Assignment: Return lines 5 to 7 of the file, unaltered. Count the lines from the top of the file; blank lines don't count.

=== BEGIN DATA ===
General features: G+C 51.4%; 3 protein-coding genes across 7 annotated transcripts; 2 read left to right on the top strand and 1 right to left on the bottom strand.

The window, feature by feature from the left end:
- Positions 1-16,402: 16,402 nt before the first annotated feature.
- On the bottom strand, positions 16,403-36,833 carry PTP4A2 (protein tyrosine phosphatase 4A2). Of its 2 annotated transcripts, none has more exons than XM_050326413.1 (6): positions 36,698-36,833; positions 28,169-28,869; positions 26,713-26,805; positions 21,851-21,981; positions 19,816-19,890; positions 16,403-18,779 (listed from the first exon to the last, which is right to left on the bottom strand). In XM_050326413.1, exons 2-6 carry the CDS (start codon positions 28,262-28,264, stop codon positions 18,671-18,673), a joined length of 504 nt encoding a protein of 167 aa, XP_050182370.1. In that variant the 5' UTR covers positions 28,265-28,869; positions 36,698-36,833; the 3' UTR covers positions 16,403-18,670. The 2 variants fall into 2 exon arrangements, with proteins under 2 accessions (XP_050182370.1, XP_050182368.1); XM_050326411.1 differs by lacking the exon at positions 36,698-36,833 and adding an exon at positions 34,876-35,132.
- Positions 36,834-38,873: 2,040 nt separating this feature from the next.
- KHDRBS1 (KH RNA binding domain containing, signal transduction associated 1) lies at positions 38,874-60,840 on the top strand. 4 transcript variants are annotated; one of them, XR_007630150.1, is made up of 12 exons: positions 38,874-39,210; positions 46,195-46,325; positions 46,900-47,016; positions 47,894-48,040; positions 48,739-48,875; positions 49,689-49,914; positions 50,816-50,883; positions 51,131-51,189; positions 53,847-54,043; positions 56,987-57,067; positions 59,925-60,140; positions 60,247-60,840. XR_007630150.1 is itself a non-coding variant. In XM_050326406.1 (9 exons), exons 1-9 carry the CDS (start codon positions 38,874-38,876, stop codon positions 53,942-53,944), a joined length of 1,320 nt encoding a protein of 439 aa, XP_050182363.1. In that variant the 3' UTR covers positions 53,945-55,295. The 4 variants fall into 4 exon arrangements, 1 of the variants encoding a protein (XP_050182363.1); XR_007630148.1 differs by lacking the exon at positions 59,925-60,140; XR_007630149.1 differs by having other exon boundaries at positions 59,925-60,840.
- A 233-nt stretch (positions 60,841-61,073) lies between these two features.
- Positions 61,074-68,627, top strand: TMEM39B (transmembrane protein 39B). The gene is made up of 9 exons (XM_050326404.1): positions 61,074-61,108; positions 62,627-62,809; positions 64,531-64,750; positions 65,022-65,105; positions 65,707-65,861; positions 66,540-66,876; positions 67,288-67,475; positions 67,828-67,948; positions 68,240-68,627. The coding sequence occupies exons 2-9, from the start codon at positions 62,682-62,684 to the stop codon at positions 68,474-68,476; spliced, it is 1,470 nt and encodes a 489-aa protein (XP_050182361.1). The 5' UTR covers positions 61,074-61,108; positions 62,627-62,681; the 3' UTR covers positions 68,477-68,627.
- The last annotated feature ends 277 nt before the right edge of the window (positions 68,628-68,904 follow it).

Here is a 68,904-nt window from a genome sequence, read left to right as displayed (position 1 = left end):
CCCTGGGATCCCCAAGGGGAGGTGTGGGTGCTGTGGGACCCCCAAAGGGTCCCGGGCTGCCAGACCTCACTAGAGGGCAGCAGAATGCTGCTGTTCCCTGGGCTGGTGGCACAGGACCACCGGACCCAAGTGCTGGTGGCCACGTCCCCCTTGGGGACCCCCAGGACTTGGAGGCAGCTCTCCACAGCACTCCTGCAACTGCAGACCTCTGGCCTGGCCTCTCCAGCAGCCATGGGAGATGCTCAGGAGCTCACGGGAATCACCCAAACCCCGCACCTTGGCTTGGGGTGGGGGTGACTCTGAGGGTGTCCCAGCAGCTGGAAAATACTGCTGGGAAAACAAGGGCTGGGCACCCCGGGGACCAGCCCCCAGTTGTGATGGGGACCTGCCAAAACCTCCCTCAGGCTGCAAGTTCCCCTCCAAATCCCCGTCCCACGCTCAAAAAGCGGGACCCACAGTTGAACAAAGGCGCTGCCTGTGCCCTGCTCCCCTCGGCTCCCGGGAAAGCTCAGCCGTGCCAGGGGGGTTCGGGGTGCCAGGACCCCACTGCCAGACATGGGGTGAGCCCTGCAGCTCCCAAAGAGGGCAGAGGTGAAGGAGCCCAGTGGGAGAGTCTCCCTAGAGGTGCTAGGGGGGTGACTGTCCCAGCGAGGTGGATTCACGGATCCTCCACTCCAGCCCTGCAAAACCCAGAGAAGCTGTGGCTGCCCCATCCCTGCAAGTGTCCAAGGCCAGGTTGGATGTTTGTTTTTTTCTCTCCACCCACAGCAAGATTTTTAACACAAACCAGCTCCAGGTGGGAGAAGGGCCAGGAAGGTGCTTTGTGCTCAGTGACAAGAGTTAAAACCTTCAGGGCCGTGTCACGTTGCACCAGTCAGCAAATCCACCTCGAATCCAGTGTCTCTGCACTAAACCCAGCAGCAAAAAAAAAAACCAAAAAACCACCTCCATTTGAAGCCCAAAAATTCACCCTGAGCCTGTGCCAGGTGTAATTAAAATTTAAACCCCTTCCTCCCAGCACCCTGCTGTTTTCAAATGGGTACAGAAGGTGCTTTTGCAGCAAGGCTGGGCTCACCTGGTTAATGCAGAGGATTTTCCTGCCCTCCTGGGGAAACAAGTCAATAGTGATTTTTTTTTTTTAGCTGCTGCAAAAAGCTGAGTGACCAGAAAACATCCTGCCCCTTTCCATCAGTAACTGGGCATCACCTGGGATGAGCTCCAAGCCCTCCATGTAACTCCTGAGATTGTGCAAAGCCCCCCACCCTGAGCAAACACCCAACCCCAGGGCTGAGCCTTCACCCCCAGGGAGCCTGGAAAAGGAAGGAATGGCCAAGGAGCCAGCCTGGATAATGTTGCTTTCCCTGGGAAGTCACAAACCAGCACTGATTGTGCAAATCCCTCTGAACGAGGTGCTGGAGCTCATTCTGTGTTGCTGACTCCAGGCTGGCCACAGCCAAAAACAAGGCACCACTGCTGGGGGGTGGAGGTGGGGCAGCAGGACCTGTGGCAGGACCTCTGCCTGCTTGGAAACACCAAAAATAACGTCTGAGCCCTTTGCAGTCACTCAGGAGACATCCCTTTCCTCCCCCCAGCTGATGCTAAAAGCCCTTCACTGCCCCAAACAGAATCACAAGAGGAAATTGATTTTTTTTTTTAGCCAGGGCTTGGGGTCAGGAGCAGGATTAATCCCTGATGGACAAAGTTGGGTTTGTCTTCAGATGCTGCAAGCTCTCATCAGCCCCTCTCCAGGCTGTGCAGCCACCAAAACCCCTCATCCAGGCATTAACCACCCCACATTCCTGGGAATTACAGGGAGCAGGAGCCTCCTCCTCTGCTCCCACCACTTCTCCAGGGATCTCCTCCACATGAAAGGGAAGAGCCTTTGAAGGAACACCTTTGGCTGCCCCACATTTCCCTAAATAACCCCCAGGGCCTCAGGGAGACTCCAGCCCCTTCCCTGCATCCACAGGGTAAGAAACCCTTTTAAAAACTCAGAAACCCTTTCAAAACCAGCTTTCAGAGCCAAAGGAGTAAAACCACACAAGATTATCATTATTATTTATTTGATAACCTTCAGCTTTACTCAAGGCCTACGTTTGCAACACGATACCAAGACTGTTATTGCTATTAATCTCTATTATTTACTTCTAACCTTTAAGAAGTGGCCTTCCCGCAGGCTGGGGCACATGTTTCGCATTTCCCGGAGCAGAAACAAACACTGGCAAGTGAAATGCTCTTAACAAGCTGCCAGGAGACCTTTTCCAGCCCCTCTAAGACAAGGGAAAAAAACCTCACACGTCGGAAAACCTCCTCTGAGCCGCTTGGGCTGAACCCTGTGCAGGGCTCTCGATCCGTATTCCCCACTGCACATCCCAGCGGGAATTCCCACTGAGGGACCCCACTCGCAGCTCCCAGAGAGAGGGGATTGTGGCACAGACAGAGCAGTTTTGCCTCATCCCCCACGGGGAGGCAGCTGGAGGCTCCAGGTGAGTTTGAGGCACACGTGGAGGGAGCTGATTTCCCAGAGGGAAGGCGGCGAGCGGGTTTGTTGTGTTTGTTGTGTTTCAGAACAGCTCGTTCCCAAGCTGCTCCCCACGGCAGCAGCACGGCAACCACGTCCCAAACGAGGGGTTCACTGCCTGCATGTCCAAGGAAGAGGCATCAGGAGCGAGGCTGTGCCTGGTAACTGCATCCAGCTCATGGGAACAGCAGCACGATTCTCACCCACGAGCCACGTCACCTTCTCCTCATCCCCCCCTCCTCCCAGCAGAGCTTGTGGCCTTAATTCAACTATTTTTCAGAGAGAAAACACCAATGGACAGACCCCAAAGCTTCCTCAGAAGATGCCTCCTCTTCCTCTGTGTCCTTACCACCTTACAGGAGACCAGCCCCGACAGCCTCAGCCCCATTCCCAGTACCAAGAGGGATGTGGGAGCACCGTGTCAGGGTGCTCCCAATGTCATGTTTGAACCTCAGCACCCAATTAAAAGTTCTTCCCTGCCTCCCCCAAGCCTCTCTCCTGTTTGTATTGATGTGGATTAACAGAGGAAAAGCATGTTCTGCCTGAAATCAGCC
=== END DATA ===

- Positions 36,834-38,873: 2,040 nt separating this feature from the next.
- KHDRBS1 (KH RNA binding domain containing, signal transduction associated 1) lies at positions 38,874-60,840 on the top strand. 4 transcript variants are annotated; one of them, XR_007630150.1, is made up of 12 exons: positions 38,874-39,210; positions 46,195-46,325; positions 46,900-47,016; positions 47,894-48,040; positions 48,739-48,875; positions 49,689-49,914; positions 50,816-50,883; positions 51,131-51,189; positions 53,847-54,043; positions 56,987-57,067; positions 59,925-60,140; positions 60,247-60,840. XR_007630150.1 is itself a non-coding variant. In XM_050326406.1 (9 exons), exons 1-9 carry the CDS (start codon positions 38,874-38,876, stop codon positions 53,942-53,944), a joined length of 1,320 nt encoding a protein of 439 aa, XP_050182363.1. In that variant the 3' UTR covers positions 53,945-55,295. The 4 variants fall into 4 exon arrangements, 1 of the variants encoding a protein (XP_050182363.1); XR_007630148.1 differs by lacking the exon at positions 59,925-60,140; XR_007630149.1 differs by having other exon boundaries at positions 59,925-60,840.
- A 233-nt stretch (positions 60,841-61,073) lies between these two features.